Spinal Health Week

Spinal Health WeekIt is Spinal Health Week.

An intiative of the Chiropractic Association of Australia, this is a great way to raise public awareness of the importance of the spine in your overall health.

Ok, so what’s so great about Spinal Health Week?

Your spine is of course central to the health of the body. It is indeed the primary control mechanism of the body.

A recent community based cohort study of older adults in Japan showed a strong correlation between spinal posture and future dependence in activities of daily living.

According to the authors:


Accumulated evidence shows how important spinal posture is for aged populations in maintaining independence in everyday life.

However, the cross-sectional designs of most previous studies prevent elucidation of the relationship between spinal posture and future dependence in activities of daily living (ADL).

We tried to clarify the association by measuring spinal posture noninvasively in a community-based prospective cohort study of older adults, paying particular attention to thoracic curvature, lumbar curvature, sacral hip angle, and inclination to determine which parameter is most strongly associated with dependence in ADL.


Basically the study concluded that the more spinal decay, the more hunched over you are – a kyphosis – particularly in the thoracic spine (mid back) the greater the level of incapacity.

This is pretty intuitive really.

However increased sagittal kyphosis is usually used as a ‘poster child’ for Osteoporosis marketing campaigns.

This study had nothing to do with Osteoporosis per se, but showed how the activities of daily living would become compromised with poor spinal function.


This correlates well with a study published in Spine, 2005 examining the impact of positive sagittal balance (basically your stuck bending forward) in adult deformity and disability.


The findings by the Department of Orthopaedic Surgery, University of Louisville School of Medicine where that patients with relative kyphosis in the lumbar region had significantly more disability than patients with normal or lordotic lumbar sagittal Cobb measures.

This study shows that although even mildly positive sagittal balance is somewhat detrimental, severity of symptoms increases in a linear fashion with progressive sagittal imbalance.

The results also show that kyphosis is more favourable in the upper thoracic region but very poorly tolerated in the lumbar spine.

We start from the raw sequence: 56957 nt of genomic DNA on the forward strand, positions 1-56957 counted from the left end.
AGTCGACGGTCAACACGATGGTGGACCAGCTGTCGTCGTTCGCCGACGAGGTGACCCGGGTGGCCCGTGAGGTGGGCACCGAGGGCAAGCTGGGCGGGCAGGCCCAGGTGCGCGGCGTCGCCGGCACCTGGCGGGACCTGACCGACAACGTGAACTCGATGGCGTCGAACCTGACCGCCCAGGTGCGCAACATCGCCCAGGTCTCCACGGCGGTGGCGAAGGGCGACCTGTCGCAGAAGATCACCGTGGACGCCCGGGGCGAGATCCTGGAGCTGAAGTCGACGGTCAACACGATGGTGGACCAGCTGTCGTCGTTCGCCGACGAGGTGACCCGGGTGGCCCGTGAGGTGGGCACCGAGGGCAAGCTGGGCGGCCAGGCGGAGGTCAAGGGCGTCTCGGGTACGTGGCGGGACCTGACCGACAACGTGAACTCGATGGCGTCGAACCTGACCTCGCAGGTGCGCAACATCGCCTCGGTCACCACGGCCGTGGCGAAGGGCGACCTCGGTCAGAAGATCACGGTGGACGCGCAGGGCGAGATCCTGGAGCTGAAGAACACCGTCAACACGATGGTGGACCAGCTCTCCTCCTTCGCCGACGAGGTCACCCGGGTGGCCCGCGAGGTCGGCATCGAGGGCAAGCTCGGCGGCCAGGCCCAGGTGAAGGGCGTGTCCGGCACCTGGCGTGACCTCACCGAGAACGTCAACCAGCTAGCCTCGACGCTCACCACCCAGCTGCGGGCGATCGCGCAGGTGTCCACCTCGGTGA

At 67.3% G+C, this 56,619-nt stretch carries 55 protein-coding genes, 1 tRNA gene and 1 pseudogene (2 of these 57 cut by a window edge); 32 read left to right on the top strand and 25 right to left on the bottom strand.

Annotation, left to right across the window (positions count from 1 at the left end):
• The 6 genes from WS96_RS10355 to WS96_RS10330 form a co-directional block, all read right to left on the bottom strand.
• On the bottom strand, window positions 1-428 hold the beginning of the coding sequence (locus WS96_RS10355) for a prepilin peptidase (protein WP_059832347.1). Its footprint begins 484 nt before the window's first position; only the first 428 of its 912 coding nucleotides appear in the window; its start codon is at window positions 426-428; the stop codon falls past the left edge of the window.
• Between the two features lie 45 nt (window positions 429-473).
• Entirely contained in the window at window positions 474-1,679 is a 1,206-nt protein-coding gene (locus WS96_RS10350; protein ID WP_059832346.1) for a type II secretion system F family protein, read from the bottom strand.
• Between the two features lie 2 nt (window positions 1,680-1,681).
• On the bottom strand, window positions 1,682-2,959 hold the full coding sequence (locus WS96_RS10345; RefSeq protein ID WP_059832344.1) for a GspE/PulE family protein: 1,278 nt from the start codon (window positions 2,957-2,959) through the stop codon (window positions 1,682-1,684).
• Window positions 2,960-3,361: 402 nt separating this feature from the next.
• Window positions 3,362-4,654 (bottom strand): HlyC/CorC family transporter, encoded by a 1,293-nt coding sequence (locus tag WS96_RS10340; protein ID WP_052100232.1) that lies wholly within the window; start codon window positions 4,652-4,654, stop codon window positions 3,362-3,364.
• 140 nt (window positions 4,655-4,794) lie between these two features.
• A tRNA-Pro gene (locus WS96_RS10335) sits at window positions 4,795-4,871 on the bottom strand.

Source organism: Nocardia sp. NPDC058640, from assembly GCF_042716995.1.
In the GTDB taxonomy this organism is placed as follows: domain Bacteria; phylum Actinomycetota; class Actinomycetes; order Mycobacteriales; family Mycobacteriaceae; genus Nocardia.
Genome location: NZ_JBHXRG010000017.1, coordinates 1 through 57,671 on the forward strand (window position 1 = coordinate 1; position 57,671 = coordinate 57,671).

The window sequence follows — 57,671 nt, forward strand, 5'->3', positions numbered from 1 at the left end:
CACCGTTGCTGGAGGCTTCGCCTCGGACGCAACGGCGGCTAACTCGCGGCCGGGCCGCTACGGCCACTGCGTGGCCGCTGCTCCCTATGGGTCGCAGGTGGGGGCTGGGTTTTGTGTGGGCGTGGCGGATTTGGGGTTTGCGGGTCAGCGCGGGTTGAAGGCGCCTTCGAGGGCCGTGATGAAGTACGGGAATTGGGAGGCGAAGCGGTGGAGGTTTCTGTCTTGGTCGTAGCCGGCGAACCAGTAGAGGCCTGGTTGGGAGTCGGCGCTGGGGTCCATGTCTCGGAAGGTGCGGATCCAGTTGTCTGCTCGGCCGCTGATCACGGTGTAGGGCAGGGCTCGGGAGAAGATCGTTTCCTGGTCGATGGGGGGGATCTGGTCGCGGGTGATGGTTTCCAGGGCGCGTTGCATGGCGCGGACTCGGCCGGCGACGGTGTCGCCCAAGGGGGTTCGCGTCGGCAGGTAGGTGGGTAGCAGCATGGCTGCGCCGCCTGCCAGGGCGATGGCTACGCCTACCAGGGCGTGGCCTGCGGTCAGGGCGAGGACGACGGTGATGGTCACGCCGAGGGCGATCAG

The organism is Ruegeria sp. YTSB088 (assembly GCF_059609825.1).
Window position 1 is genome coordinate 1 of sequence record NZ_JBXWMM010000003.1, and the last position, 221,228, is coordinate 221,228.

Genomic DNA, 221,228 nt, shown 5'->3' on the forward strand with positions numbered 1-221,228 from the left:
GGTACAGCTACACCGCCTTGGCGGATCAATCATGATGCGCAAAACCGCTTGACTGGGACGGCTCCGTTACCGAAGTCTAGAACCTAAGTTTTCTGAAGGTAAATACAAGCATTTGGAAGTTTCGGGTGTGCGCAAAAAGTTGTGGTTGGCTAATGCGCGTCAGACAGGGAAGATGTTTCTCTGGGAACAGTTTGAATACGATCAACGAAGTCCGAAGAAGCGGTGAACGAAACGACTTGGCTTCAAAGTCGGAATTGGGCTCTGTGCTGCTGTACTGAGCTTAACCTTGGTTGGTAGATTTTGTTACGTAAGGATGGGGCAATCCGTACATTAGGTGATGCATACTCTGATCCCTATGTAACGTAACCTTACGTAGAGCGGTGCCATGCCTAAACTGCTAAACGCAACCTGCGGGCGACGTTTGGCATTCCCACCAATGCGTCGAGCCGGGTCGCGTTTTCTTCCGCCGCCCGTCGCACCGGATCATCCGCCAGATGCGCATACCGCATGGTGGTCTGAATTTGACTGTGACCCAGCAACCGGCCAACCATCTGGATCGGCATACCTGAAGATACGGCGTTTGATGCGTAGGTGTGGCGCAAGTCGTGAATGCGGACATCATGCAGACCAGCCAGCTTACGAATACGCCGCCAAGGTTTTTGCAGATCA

Interestingly in this study, whilst they identified that patients had increased likelihood of disability with thoracic (mid back) kyphosis, disability markers increased if the kyphosis came from the lumbar spine (lower back).


Indeed we often talk about the spine being a key to your health.

This is not just a sales pitch – I genuinely don’t know how people go without some type of neuro-musculoskeletal care.

A prospective study of older men and women, published in 2004 showed that poor posture (being hunched over) was a predictor for mortality.

Frightening stuff.


Objectives: To determine the association between hyperkyphotic posture and rate of mortality and cause-specific mortality in older persons.

Design: Prospective cohort study.

Setting: Rancho Bernardo, California.

Participants: Subjects were 1,353 participants.

Conclusion: Older men and women with hyperkyphotic posture have higher mortality rates.


Our body is designed to be healthy.

It works well without interference. Particularly nerve interference.

All homeostatic mechanisms – indeed our innate intelligence – is controlled and coordinated by our nerve system.

That nerve system is housed in and protected by our spine.  The function of our spine and the function of our nerve system are intimately connected.

So it makes sense that if we want to live a life where we’re free to do what we want, without dragging around our sick, tired, sluggish body, then we need to pay attention to our spinal health and wellbeing.




You must be logged in to post a comment.

If you like this article be sure to visit the Spinal Centre website at and view more content by Dr. Hooper and the Spinal Rehabilitation Team.

© 2019 The Spinal Centre. All rights reserved.